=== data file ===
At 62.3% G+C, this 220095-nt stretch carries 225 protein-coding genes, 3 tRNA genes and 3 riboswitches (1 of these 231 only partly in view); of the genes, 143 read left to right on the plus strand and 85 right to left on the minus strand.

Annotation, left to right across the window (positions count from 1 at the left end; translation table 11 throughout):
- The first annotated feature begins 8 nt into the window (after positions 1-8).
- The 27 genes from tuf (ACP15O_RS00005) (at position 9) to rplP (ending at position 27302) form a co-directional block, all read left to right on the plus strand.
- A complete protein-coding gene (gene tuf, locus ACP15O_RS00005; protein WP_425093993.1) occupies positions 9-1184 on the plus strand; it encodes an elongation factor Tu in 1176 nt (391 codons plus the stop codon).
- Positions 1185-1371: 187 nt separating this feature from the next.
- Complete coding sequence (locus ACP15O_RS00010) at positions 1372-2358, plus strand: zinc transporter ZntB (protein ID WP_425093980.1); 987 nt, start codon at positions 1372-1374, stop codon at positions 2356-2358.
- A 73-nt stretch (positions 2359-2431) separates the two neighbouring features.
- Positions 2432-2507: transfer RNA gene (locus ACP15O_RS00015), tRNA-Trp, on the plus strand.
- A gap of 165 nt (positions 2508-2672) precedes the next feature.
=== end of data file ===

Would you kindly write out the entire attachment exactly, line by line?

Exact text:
At 62.3% G+C, this 220095-nt stretch carries 225 protein-coding genes, 3 tRNA genes and 3 riboswitches (1 of these 231 only partly in view); of the genes, 143 read left to right on the plus strand and 85 right to left on the minus strand.

Annotation, left to right across the window (positions count from 1 at the left end; translation table 11 throughout):
- The first annotated feature begins 8 nt into the window (after positions 1-8).
- The 27 genes from tuf (ACP15O_RS00005) (at position 9) to rplP (ending at position 27302) form a co-directional block, all read left to right on the plus strand.
- A complete protein-coding gene (gene tuf, locus ACP15O_RS00005; protein WP_425093993.1) occupies positions 9-1184 on the plus strand; it encodes an elongation factor Tu in 1176 nt (391 codons plus the stop codon).
- Positions 1185-1371: 187 nt separating this feature from the next.
- Complete coding sequence (locus ACP15O_RS00010) at positions 1372-2358, plus strand: zinc transporter ZntB (protein ID WP_425093980.1); 987 nt, start codon at positions 1372-1374, stop codon at positions 2356-2358.
- A 73-nt stretch (positions 2359-2431) separates the two neighbouring features.
- Positions 2432-2507: transfer RNA gene (locus ACP15O_RS00015), tRNA-Trp, on the plus strand.
- A gap of 165 nt (positions 2508-2672) precedes the next feature.